Thursday, July 16, 2009

Even video games have stories

As I've been doing research for my new N-of-8 book, I've also been finding examples of storytelling in unique media.

Consider these two popular games and the story lines they weave.

Grand Theft Auto is an award-winning video game series created by Dave Jones, later by Dan Houser and Sam Houser, with game designer Zachary Clarke and published by Rockstar Games.

The gameplay consists of a mixture of action, adventure, driving, and occasional role-playing, stealth and racing elements. It has created controversy because of its adult nature and violent themes. The series focuses around many different protagonists who attempt to rise through the ranks of the criminal underworld, although their motives for doing so vary in each game. The antagonists are commonly characters who have betrayed the protagonist or their organization, or who has the most impact impeding their progress.

The stories began in 1997 and have been extended across 9 stand-alone games to date with more planned for the future.

Another example is the multi-player online game City of Heroes that offers a different kind of story formula. According to its website, it is “set in a fantastic world filled with awe-inspiring Heroes and bone-chilling Villains. Countless adventures await you on the streets of Paragon City and the inside the evil empire that is the Rogue Isles.”

The story section gives you a taste of what awaits you inside the world of City of Heroes. You can re-live the Rikti Invasion, meet some of the legends you may find yourself fighting (or fighting beside), and even take a peek into Ghost Widow's most personal thoughts.

And here’s a major difference -- if you feel inspired, you can share your ideas with the game producers by submitting your own City of Heroes fiction using the “Fan Submissions” feature.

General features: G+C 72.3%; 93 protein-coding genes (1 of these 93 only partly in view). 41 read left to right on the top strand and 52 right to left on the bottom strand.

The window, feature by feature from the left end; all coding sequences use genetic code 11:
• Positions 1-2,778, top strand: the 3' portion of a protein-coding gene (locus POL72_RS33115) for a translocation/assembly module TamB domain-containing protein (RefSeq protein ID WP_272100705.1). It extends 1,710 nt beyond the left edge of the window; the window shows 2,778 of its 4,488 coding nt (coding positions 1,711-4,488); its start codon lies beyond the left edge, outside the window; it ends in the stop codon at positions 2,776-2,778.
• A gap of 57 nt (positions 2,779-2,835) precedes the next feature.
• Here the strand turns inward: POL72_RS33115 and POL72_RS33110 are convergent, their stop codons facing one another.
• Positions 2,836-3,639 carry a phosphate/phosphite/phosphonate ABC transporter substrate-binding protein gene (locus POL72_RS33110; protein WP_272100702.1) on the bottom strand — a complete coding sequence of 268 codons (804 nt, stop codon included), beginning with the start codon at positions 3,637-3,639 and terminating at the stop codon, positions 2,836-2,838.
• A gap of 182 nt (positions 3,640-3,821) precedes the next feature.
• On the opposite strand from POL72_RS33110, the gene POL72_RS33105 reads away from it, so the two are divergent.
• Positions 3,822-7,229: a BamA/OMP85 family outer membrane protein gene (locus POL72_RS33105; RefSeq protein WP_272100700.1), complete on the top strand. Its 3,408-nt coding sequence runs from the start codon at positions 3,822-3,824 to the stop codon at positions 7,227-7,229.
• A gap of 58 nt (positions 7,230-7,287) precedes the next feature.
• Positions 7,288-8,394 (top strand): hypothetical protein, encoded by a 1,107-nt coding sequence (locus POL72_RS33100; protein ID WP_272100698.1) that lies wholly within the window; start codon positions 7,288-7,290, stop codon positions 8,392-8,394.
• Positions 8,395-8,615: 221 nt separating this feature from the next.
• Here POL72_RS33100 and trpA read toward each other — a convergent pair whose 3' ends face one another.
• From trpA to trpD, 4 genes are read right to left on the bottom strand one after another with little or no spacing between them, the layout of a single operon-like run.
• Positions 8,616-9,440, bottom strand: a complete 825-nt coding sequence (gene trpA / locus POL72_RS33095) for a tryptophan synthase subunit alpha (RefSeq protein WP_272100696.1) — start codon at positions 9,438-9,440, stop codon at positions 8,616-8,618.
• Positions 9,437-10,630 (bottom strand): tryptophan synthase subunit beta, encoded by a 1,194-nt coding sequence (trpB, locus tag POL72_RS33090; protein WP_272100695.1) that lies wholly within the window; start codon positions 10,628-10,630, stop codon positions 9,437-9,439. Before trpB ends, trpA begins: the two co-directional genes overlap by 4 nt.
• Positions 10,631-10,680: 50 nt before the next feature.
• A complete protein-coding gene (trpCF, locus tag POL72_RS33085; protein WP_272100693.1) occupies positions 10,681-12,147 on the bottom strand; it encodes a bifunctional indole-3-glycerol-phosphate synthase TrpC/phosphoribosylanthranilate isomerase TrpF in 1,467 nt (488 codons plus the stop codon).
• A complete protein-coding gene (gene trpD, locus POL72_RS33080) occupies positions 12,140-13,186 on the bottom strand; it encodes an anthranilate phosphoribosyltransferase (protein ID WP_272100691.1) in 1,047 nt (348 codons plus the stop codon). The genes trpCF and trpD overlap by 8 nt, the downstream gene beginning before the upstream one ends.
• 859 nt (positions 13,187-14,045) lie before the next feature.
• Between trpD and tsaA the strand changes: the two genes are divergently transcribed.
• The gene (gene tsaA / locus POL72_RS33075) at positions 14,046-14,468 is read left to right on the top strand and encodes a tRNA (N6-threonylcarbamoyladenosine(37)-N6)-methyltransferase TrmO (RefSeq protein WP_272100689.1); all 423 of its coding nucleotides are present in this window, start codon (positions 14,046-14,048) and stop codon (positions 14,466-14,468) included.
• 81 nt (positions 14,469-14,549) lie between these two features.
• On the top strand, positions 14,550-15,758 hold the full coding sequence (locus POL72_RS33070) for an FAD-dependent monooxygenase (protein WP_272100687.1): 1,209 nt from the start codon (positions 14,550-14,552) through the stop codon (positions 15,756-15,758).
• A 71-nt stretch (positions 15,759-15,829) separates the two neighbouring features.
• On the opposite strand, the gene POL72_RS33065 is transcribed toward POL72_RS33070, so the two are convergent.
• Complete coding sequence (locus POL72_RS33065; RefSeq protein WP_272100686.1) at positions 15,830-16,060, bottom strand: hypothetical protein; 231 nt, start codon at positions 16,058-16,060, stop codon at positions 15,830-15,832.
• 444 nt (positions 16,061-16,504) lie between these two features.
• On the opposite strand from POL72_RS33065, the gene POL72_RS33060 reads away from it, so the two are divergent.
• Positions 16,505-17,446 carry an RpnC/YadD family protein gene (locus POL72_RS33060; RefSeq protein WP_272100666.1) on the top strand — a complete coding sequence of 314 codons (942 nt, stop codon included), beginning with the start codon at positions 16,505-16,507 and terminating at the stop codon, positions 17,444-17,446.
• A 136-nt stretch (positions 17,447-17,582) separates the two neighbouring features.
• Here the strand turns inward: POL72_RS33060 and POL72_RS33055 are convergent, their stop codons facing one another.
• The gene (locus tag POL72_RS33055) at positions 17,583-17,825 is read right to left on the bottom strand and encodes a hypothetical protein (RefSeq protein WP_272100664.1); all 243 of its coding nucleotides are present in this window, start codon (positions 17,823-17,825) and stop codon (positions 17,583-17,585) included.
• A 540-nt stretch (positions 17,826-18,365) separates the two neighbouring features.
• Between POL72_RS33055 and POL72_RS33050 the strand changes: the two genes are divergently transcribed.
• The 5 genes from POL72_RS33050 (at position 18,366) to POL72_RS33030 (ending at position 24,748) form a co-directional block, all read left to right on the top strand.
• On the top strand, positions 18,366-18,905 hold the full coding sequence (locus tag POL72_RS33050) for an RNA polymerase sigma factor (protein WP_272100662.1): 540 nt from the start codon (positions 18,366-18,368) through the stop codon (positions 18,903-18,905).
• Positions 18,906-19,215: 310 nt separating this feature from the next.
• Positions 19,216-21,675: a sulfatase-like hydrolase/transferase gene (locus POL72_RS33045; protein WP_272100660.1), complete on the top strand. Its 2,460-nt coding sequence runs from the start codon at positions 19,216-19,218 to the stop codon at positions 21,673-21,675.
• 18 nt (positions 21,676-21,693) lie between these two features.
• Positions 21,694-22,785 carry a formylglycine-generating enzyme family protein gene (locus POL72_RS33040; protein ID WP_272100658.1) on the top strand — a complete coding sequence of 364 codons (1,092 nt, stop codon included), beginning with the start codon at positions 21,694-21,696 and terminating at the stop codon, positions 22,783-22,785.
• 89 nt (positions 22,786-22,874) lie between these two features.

2 comments:

M said...

Even George Lucas uses video games to plug holes in the infamous Star Wars story... let's face it, the best story of all time! Star Wars: The Force Unleashed is the newest video game released from Lucas Arts that allow the gamer to experience a different avenue of the Star Wars saga, revealing more facets of the story not present in the films. Also, there are already rumors circulating about turning "The Force Unleashed" into the next Star Wars movie to hit the big screen (which wouldn't surprise me considering Hollywood struggles to generate something new).

Video games certainly have captured a huge audience and actually outperformed Hollywood in recent years. I think the gaming experience as a whole (story included) has contributed to this shift. The video game developers create storytelling games that take you on a journey and can be loosely compared with cinema. However, movies and novels are very passive forms of entertainment. The viewer or reader sits down, takes in the story and makes a judgement on it. Video games, on the other hand, can allow the player to interact with their story. If they meet an obnoxious character, they could kill him if they wanted to, or befriend them. The choice is theirs. Video games are a dynamic visual story telling platform that allow the gamer to "become" the character immersed in the story. I personally feel developers have brought us a fresh experience and stories to our homes.

Although both video games and Hollywood have gone stale with remake after remake and endless sequels, at least there is always hope. The increasing popularity of Massively Multiplayer Online Games, or M.M.Os, means players can create their own stories together. A real person can become a villian in the virtual world, and another person equally as real can decide to put a stop to them. It's something no film or book could ever do, and has tremendous potential.

Mark Stinson said...

Thx for comment, M.

I'm thinking of using this example in my upcoming book, "N-of-8." Is this a good case study, or are there better ones?

In interested in your thoughts.